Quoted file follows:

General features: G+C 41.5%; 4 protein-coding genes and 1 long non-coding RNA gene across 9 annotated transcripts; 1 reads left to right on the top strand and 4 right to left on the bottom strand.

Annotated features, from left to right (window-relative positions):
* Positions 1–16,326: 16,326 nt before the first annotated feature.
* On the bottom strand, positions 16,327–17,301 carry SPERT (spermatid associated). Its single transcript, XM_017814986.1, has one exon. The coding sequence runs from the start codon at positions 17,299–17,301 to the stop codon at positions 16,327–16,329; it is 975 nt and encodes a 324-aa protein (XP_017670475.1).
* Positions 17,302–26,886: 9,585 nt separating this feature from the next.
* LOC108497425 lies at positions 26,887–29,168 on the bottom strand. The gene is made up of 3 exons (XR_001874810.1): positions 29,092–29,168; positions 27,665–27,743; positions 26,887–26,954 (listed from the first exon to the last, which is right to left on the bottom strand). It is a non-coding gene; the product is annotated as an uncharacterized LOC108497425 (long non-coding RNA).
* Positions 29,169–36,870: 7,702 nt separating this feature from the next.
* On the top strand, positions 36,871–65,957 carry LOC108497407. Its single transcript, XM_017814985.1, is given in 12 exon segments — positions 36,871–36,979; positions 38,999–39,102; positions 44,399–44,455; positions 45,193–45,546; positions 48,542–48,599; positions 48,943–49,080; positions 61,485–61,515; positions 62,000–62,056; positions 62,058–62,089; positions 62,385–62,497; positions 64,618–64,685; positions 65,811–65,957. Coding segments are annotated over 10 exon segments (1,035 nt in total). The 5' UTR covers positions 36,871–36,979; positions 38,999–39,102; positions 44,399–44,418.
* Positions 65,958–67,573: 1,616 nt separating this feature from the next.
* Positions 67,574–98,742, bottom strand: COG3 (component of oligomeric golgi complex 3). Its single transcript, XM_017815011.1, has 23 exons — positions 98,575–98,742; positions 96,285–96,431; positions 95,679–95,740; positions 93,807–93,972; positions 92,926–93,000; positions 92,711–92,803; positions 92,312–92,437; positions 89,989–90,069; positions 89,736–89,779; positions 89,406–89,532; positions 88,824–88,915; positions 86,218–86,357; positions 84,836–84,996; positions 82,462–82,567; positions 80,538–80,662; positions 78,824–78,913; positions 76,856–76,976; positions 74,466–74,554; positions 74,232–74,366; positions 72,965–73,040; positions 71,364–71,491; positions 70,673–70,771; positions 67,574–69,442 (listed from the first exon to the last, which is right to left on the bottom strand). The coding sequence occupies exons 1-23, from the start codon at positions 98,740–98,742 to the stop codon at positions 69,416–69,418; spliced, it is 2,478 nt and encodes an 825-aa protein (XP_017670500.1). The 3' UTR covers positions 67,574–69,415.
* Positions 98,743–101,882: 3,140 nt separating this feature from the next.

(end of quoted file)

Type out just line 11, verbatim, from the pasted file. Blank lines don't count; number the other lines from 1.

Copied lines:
* Positions 98,743–101,882: 3,140 nt separating this feature from the next.